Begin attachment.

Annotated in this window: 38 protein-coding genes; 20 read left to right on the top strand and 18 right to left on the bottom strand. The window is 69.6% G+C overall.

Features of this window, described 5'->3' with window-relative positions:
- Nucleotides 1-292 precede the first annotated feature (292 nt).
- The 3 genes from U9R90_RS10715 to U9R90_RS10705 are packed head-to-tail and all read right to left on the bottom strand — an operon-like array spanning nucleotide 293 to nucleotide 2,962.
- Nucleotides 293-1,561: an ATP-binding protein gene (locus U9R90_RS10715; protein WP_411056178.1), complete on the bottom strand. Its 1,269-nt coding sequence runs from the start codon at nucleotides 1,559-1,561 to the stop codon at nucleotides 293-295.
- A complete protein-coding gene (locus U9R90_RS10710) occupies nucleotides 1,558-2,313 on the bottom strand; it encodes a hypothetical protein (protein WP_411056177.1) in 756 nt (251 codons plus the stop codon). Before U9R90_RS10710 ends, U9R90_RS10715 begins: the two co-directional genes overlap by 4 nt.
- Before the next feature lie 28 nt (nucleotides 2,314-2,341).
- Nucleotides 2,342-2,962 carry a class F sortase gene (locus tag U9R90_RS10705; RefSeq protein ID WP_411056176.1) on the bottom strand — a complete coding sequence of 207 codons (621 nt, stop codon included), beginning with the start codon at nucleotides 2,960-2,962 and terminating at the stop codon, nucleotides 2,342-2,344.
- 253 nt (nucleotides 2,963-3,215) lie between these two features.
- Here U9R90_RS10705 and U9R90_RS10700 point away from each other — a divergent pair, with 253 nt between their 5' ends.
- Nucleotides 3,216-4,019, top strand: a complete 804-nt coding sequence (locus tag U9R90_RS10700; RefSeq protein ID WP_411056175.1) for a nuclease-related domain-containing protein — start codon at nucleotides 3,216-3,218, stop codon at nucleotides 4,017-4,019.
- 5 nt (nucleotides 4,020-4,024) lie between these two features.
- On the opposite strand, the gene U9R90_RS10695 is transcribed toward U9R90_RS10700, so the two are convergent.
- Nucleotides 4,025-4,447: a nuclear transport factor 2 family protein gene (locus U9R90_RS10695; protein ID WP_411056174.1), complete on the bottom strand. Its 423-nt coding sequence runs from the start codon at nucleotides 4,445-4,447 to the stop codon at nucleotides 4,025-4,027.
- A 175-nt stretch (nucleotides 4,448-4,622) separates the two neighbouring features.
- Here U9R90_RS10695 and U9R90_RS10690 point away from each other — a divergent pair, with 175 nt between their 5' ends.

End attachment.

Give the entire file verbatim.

Annotated in this window: 38 protein-coding genes; 20 read left to right on the top strand and 18 right to left on the bottom strand. The window is 69.6% G+C overall.

Features of this window, described 5'->3' with window-relative positions:
- Nucleotides 1-292 precede the first annotated feature (292 nt).
- The 3 genes from U9R90_RS10715 to U9R90_RS10705 are packed head-to-tail and all read right to left on the bottom strand — an operon-like array spanning nucleotide 293 to nucleotide 2,962.
- Nucleotides 293-1,561: an ATP-binding protein gene (locus U9R90_RS10715; protein WP_411056178.1), complete on the bottom strand. Its 1,269-nt coding sequence runs from the start codon at nucleotides 1,559-1,561 to the stop codon at nucleotides 293-295.
- A complete protein-coding gene (locus U9R90_RS10710) occupies nucleotides 1,558-2,313 on the bottom strand; it encodes a hypothetical protein (protein WP_411056177.1) in 756 nt (251 codons plus the stop codon). Before U9R90_RS10710 ends, U9R90_RS10715 begins: the two co-directional genes overlap by 4 nt.
- Before the next feature lie 28 nt (nucleotides 2,314-2,341).
- Nucleotides 2,342-2,962 carry a class F sortase gene (locus tag U9R90_RS10705; RefSeq protein ID WP_411056176.1) on the bottom strand — a complete coding sequence of 207 codons (621 nt, stop codon included), beginning with the start codon at nucleotides 2,960-2,962 and terminating at the stop codon, nucleotides 2,342-2,344.
- 253 nt (nucleotides 2,963-3,215) lie between these two features.
- Here U9R90_RS10705 and U9R90_RS10700 point away from each other — a divergent pair, with 253 nt between their 5' ends.
- Nucleotides 3,216-4,019, top strand: a complete 804-nt coding sequence (locus tag U9R90_RS10700; RefSeq protein ID WP_411056175.1) for a nuclease-related domain-containing protein — start codon at nucleotides 3,216-3,218, stop codon at nucleotides 4,017-4,019.
- 5 nt (nucleotides 4,020-4,024) lie between these two features.
- On the opposite strand, the gene U9R90_RS10695 is transcribed toward U9R90_RS10700, so the two are convergent.
- Nucleotides 4,025-4,447: a nuclear transport factor 2 family protein gene (locus U9R90_RS10695; protein ID WP_411056174.1), complete on the bottom strand. Its 423-nt coding sequence runs from the start codon at nucleotides 4,445-4,447 to the stop codon at nucleotides 4,025-4,027.
- A 175-nt stretch (nucleotides 4,448-4,622) separates the two neighbouring features.
- Here U9R90_RS10695 and U9R90_RS10690 point away from each other — a divergent pair, with 175 nt between their 5' ends.